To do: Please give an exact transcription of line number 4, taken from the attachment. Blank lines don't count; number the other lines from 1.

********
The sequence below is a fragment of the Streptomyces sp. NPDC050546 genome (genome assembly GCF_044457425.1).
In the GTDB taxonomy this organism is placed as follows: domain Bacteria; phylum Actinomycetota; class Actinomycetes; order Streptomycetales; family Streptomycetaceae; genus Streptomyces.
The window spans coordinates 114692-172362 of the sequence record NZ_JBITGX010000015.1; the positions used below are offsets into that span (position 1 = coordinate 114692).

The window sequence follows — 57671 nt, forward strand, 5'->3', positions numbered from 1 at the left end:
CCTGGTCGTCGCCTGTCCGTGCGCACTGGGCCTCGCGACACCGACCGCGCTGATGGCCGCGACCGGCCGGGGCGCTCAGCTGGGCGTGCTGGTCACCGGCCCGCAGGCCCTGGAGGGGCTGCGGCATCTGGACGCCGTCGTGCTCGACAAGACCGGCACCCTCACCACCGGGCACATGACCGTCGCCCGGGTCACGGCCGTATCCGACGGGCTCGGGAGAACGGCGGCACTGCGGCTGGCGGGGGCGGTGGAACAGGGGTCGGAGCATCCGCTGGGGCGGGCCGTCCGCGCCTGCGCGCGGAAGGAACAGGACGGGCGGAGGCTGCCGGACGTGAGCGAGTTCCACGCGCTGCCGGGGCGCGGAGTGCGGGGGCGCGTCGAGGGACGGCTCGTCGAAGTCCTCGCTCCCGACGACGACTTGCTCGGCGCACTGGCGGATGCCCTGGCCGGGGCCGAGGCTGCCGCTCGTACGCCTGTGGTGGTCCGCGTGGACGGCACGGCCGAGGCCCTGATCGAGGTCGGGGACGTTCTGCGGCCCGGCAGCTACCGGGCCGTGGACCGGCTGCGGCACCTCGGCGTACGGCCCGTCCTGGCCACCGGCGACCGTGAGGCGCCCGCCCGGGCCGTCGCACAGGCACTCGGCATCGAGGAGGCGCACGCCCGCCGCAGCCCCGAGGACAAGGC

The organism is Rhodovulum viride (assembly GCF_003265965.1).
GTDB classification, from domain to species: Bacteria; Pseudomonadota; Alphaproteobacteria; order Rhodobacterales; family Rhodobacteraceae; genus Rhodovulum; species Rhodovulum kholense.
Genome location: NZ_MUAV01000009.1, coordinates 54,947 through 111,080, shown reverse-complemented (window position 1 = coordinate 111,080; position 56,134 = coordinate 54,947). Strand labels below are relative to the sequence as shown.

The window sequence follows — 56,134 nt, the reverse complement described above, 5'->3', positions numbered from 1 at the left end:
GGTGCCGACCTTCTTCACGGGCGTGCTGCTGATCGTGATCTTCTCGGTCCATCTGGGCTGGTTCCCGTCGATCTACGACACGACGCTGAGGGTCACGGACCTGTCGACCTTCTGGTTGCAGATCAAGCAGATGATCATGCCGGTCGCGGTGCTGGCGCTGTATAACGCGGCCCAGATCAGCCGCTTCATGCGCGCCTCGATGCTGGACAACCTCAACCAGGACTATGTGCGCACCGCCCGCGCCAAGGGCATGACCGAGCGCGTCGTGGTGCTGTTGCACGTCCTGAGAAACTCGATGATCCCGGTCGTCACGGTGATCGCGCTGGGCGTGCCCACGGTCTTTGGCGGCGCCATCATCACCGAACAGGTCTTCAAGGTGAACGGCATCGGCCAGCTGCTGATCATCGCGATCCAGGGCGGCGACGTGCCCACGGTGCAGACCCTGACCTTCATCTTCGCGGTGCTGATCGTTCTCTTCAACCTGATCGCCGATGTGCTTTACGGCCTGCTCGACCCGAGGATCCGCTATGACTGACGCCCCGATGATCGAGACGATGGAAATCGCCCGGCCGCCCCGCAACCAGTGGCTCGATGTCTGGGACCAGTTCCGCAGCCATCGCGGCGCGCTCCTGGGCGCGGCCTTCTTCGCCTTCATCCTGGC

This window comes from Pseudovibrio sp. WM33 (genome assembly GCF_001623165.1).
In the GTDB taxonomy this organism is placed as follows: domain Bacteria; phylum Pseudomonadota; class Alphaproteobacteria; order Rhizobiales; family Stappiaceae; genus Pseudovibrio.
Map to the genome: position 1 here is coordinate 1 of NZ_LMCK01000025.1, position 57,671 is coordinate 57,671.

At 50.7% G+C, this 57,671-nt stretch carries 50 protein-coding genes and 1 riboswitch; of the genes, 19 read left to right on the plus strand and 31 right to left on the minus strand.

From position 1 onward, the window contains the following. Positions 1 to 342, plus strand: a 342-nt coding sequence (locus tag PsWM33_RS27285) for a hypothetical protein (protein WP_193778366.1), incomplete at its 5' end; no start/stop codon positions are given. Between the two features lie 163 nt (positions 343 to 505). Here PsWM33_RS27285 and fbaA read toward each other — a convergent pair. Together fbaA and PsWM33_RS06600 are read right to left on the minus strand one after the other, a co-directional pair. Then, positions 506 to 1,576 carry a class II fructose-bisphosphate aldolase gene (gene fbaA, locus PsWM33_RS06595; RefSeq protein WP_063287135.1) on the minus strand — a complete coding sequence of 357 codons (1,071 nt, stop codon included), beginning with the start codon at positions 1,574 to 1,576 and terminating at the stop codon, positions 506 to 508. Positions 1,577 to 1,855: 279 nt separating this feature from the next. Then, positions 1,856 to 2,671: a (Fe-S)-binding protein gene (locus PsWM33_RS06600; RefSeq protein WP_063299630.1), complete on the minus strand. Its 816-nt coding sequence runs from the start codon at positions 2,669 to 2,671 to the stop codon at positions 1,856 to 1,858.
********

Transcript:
The window sequence follows — 57671 nt, forward strand, 5'->3', positions numbered from 1 at the left end: